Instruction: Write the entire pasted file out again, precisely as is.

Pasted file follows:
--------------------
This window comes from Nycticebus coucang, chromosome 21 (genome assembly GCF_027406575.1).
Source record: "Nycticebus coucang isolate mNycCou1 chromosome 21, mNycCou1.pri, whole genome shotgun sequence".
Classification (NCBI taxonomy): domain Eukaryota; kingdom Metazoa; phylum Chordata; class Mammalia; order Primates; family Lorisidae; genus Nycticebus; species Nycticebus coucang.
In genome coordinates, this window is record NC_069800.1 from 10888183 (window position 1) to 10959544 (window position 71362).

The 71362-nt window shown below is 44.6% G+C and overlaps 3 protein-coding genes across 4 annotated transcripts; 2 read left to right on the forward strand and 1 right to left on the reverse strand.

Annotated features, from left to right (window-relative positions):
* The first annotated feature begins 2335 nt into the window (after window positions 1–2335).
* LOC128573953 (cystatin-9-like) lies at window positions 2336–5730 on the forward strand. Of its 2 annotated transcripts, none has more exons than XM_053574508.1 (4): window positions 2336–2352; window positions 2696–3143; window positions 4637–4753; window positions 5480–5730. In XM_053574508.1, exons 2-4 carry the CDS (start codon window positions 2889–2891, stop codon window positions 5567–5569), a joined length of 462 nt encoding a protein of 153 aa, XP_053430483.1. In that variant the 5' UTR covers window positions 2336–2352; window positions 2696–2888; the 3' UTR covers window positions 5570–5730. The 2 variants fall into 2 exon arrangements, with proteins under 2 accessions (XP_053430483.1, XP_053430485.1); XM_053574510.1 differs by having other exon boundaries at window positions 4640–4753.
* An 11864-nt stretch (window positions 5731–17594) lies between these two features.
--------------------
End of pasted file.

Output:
This window comes from Nycticebus coucang, chromosome 21 (genome assembly GCF_027406575.1).
Source record: "Nycticebus coucang isolate mNycCou1 chromosome 21, mNycCou1.pri, whole genome shotgun sequence".
Classification (NCBI taxonomy): domain Eukaryota; kingdom Metazoa; phylum Chordata; class Mammalia; order Primates; family Lorisidae; genus Nycticebus; species Nycticebus coucang.
In genome coordinates, this window is record NC_069800.1 from 10888183 (window position 1) to 10959544 (window position 71362).

The 71362-nt window shown below is 44.6% G+C and overlaps 3 protein-coding genes across 4 annotated transcripts; 2 read left to right on the forward strand and 1 right to left on the reverse strand.

Annotated features, from left to right (window-relative positions):
* The first annotated feature begins 2335 nt into the window (after window positions 1–2335).
* LOC128573953 (cystatin-9-like) lies at window positions 2336–5730 on the forward strand. Of its 2 annotated transcripts, none has more exons than XM_053574508.1 (4): window positions 2336–2352; window positions 2696–3143; window positions 4637–4753; window positions 5480–5730. In XM_053574508.1, exons 2-4 carry the CDS (start codon window positions 2889–2891, stop codon window positions 5567–5569), a joined length of 462 nt encoding a protein of 153 aa, XP_053430483.1. In that variant the 5' UTR covers window positions 2336–2352; window positions 2696–2888; the 3' UTR covers window positions 5570–5730. The 2 variants fall into 2 exon arrangements, with proteins under 2 accessions (XP_053430483.1, XP_053430485.1); XM_053574510.1 differs by having other exon boundaries at window positions 4640–4753.
* An 11864-nt stretch (window positions 5731–17594) lies between these two features.